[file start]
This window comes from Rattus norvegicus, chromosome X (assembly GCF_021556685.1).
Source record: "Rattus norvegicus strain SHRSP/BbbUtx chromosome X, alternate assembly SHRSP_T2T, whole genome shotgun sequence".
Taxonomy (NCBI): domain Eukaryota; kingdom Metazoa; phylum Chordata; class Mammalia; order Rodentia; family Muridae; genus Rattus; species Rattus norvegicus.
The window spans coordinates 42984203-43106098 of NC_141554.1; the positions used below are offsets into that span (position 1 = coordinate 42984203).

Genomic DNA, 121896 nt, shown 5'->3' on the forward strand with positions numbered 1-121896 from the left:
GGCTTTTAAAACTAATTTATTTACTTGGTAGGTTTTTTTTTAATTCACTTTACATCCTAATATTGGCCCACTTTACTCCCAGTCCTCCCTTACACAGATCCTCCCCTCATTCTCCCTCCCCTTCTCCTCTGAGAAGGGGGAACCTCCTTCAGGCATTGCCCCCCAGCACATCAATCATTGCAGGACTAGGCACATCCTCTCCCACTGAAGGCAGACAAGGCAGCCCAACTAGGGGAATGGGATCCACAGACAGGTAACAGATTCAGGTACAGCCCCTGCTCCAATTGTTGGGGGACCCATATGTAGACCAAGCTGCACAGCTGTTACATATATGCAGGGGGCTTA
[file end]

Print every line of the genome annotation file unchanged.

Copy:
This window comes from Rattus norvegicus, chromosome X (assembly GCF_021556685.1).
Source record: "Rattus norvegicus strain SHRSP/BbbUtx chromosome X, alternate assembly SHRSP_T2T, whole genome shotgun sequence".
Taxonomy (NCBI): domain Eukaryota; kingdom Metazoa; phylum Chordata; class Mammalia; order Rodentia; family Muridae; genus Rattus; species Rattus norvegicus.
The window spans coordinates 42984203-43106098 of NC_141554.1; the positions used below are offsets into that span (position 1 = coordinate 42984203).

Genomic DNA, 121896 nt, shown 5'->3' on the forward strand with positions numbered 1-121896 from the left:
GGCTTTTAAAACTAATTTATTTACTTGGTAGGTTTTTTTTTAATTCACTTTACATCCTAATATTGGCCCACTTTACTCCCAGTCCTCCCTTACACAGATCCTCCCCTCATTCTCCCTCCCCTTCTCCTCTGAGAAGGGGGAACCTCCTTCAGGCATTGCCCCCCAGCACATCAATCATTGCAGGACTAGGCACATCCTCTCCCACTGAAGGCAGACAAGGCAGCCCAACTAGGGGAATGGGATCCACAGACAGGTAACAGATTCAGGTACAGCCCCTGCTCCAATTGTTGGGGGACCCATATGTAGACCAAGCTGCACAGCTGTTACATATATGCAGGGGGCTTA